Step 12 - In your submission, or presentation, list the most relevant pieces of prior art/competing-products, and detail exactly how & why YOUR invention is superior..... (try your best to make the reasons yours is better something that strikes a chord with the reader, causing them to ENVISION/IMAGINE themselves using it)

I know this sounds like a LOT, but after you do it a few times, you start flowing through it and can begin formulating what is "missing" (what needs to be invented) during the actual search process. Sometimes you come up with NEW inventions along the way. It gets to be fun; almost like a scavenger hunt, where you seek out missing puzzle pieces and hope you can collect enough to SEE a picture no one has ever looked at before. <:-)

REMEMBER: "color" and "size" and "material it's made of" is NOT considered patentable improvements. 

REMEMBER: Just because something is patentable does not mean it will be marketable... and just because something is marketable does not mean it's patentable. 

REMEMBER: Just because there are 9 million people in the USA that would benefit from your invention, doesn't mean they will ALL abandon what they are currently using to purchase yours.

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The main reason for this thread is that I am tired of loosing "friends" who ask me to research their concept, and the results were not what they wanted to hear.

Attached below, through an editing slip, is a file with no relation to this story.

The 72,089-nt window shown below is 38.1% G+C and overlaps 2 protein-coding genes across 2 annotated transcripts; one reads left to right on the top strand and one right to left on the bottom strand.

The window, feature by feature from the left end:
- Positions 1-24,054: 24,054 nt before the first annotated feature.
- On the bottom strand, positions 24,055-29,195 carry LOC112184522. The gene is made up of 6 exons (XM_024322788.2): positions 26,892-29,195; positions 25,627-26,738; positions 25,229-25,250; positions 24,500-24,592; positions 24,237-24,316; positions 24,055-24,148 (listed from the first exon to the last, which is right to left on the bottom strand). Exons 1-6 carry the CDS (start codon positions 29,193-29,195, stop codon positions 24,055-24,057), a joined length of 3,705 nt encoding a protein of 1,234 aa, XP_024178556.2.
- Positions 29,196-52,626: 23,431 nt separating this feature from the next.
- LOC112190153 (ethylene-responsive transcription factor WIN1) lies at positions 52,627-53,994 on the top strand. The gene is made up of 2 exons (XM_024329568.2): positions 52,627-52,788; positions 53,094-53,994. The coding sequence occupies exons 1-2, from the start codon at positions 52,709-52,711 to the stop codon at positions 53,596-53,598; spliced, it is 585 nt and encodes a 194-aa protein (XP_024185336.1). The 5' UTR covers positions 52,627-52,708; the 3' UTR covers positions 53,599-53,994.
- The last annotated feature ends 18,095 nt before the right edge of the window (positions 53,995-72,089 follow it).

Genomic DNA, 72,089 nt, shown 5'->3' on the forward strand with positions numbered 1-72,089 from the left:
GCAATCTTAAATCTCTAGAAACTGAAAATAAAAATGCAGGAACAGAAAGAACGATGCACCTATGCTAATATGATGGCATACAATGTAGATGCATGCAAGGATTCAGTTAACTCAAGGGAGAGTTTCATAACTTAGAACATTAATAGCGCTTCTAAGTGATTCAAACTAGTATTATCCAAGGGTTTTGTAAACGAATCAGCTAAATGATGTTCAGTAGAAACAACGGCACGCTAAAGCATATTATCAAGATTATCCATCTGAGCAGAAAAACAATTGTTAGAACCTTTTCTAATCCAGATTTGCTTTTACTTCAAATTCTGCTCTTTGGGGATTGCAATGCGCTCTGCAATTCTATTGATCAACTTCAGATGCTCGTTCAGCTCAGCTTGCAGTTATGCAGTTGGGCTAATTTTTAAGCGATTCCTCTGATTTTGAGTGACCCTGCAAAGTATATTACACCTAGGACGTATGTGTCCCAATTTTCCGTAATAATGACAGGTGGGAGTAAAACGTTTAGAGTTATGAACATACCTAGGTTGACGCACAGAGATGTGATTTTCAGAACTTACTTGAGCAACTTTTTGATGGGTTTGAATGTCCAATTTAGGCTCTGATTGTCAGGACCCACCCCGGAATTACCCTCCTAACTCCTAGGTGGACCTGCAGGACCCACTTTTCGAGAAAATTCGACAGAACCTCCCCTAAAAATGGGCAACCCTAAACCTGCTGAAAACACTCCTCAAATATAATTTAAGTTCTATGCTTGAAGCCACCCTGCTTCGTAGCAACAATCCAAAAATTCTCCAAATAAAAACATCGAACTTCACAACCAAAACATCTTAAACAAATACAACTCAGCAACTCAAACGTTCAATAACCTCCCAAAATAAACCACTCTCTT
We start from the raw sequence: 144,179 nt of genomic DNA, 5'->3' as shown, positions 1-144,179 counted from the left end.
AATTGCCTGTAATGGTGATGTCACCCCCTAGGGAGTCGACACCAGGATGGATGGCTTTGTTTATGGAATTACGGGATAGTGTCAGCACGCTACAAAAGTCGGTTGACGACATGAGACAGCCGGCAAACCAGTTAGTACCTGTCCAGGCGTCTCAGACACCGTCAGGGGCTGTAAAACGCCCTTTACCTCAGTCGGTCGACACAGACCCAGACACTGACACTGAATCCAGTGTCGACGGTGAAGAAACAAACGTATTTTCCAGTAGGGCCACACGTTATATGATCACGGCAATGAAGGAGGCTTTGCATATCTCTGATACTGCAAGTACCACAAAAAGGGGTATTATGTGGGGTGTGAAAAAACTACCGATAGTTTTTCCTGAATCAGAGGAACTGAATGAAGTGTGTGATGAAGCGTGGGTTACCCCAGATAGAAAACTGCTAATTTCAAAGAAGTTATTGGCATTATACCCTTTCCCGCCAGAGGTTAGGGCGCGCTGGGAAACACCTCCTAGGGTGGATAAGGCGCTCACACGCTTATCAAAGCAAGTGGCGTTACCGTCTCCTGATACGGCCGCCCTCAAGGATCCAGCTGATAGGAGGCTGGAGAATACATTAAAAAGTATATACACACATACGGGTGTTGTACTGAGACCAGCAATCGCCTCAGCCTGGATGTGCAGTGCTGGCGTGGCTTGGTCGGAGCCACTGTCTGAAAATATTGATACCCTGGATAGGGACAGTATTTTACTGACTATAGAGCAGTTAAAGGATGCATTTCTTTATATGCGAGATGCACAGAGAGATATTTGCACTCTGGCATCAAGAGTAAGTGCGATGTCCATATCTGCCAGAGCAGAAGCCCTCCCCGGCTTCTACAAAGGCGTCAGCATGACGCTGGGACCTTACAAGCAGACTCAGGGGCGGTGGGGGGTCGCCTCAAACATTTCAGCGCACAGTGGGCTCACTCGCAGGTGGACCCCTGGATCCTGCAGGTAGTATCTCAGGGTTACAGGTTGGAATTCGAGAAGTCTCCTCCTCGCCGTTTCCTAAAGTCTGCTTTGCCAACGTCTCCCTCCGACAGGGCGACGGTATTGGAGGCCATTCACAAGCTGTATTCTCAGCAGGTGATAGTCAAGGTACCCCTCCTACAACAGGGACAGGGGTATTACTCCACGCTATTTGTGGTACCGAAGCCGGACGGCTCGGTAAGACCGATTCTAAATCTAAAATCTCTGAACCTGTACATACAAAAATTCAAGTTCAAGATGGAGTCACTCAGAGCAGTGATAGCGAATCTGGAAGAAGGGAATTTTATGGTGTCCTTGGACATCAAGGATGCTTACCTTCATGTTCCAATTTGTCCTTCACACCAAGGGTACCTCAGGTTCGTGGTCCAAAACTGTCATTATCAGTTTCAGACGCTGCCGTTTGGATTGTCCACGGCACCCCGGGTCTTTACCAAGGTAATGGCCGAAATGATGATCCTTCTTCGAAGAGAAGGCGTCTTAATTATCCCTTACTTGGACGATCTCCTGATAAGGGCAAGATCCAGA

Ken Hill
Derrick James
Rafael Avila
Glenn Stok
roger pena
colleen Noonan
Loren Baisden
Joe Kurtenbach
David Pope
David .
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kdc's Avatargold

This great information Frank and everyone needs to read this. One of the things I've never understood is the term, 'non obvious improvement' because if I'm making an improvement on a product that is already out there...I would WANT my improvement to be obvious.  I take it, that the term means something completely different than that...I DO tend to take things a bit literally.If you or anyone can shine some light on that for me then maybe I can understand that term better.